This book explores the challenges and opportunities involved in conducting research with members of immigrant, refugee and other minoritized communities. Through first-hand reflective accounts, contributors explore community-based collaborative work, and suggest important implications for applied linguistics, educational research and anthropological investigations of language, literacy and culture. By critically reflecting on the power and limits of university-based research conducted on behalf of, or in collaboration with, members of local communities and by exploring the complicated relationships, dynamics and understandings that emerge, the chapters collectively demonstrate the value of reflecting on the possibilities and challenges of the research process, including the ethical and emotional dimensions of participating in collaborative research.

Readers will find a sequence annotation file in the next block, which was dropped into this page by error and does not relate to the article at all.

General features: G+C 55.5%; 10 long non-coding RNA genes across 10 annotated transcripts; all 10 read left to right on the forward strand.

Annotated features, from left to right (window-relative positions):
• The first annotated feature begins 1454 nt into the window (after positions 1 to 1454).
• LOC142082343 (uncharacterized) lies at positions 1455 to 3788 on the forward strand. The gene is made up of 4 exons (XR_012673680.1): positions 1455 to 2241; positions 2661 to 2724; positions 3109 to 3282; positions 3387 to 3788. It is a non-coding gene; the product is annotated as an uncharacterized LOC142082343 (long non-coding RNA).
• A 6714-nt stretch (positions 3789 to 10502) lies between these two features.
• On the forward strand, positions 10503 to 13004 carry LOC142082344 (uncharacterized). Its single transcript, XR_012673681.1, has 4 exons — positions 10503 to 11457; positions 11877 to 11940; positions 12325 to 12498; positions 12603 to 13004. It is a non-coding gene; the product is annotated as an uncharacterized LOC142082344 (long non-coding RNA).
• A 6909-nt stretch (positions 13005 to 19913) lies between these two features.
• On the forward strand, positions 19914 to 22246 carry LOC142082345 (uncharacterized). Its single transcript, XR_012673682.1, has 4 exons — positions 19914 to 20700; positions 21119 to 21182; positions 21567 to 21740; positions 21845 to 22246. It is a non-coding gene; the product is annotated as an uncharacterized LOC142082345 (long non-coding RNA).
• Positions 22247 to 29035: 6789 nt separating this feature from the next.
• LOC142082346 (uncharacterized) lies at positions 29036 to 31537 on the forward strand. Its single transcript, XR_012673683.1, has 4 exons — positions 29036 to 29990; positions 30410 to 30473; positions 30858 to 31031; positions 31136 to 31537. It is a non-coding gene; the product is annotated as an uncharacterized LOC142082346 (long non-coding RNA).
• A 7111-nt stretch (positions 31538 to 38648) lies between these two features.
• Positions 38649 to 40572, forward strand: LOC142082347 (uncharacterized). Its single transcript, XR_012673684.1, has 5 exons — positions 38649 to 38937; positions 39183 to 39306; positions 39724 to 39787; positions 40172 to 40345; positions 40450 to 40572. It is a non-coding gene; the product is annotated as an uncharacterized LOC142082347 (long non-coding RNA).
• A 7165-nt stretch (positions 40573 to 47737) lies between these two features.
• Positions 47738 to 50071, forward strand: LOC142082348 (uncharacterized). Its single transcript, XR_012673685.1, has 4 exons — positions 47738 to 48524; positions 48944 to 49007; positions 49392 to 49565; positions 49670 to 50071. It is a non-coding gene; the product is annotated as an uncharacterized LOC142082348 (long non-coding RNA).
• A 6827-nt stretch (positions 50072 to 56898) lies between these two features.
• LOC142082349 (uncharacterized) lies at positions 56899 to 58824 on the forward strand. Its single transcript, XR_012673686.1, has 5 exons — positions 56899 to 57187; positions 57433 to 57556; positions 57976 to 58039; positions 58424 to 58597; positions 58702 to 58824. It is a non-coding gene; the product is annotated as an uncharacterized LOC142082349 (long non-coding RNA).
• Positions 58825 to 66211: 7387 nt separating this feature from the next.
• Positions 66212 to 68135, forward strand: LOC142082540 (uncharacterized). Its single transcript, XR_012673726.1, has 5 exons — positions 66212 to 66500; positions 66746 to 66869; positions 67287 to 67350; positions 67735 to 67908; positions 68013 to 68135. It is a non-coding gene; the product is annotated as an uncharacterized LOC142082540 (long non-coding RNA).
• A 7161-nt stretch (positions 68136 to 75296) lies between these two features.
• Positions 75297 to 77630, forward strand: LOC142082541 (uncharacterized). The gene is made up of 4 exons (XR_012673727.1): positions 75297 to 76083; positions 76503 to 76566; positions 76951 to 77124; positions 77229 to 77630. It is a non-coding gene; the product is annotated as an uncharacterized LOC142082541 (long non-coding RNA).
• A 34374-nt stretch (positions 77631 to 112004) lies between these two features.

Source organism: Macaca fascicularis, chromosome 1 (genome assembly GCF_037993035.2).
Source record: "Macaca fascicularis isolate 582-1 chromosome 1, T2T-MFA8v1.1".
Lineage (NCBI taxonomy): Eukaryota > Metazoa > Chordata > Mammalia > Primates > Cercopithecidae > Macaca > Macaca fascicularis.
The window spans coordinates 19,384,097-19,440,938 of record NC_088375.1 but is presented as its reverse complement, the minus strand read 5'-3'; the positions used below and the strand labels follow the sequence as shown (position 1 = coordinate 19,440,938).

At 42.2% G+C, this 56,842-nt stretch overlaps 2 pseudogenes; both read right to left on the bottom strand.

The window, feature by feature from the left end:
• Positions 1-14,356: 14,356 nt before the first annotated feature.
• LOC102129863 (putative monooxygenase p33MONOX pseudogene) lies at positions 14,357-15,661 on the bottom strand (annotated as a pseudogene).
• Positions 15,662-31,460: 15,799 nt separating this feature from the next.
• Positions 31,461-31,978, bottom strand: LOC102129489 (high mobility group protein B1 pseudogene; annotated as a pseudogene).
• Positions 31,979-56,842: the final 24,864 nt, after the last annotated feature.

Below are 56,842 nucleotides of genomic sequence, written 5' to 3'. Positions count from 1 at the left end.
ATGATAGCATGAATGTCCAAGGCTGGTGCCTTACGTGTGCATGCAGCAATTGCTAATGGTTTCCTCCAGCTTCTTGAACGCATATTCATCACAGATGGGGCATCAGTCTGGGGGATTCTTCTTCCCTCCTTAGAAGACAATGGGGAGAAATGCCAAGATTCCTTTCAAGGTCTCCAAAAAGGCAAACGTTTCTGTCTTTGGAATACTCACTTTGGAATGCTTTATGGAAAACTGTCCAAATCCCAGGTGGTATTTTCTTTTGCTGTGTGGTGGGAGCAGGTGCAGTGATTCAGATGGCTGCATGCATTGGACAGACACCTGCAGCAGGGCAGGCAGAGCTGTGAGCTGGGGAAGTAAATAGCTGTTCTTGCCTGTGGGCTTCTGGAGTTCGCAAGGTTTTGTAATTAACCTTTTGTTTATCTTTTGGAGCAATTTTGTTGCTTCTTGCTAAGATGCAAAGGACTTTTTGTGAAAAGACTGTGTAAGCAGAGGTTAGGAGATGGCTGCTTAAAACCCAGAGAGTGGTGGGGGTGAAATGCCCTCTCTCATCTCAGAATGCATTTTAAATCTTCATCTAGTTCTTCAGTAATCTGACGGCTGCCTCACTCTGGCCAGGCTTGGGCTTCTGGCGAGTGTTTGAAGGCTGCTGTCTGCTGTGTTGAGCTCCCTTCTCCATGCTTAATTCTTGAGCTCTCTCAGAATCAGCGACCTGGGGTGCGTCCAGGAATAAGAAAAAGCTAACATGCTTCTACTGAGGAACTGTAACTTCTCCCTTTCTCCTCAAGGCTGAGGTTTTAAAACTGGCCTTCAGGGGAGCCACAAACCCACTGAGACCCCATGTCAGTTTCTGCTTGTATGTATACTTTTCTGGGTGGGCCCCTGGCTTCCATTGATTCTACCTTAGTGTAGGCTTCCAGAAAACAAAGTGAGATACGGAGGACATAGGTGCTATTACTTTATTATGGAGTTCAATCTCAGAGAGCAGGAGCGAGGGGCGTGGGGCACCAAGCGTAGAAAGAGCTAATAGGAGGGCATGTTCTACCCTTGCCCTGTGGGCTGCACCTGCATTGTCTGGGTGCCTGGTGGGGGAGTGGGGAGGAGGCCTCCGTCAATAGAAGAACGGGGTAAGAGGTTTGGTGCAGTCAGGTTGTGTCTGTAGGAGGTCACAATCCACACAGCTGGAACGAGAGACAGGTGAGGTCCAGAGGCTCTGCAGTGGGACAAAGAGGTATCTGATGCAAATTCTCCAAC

This gem of a book offers vivid and trenchant insights regarding the ongoing, ubiquitous ethical challenges inherent in qualitative research. The chapters reveal research dilemmas, scrutinize how linguistic and social inequalities shape research processes, and explore more transparent and humanizing approaches to data collection, analysis, and presentation. * Lesley Bartlett, University of Wisconsin-Madison, USA *
Finally we have a book that engages the messiness of research with, and in the service of, immigrant, refugee, and other minoritized communities. Addressing everyday challenges that emerge at all stages of the research process, this volume offers a vision for designing research that is responsive to the particular contexts of these communities. * Thea Renda Abu El-Haj, Columbia University, USA *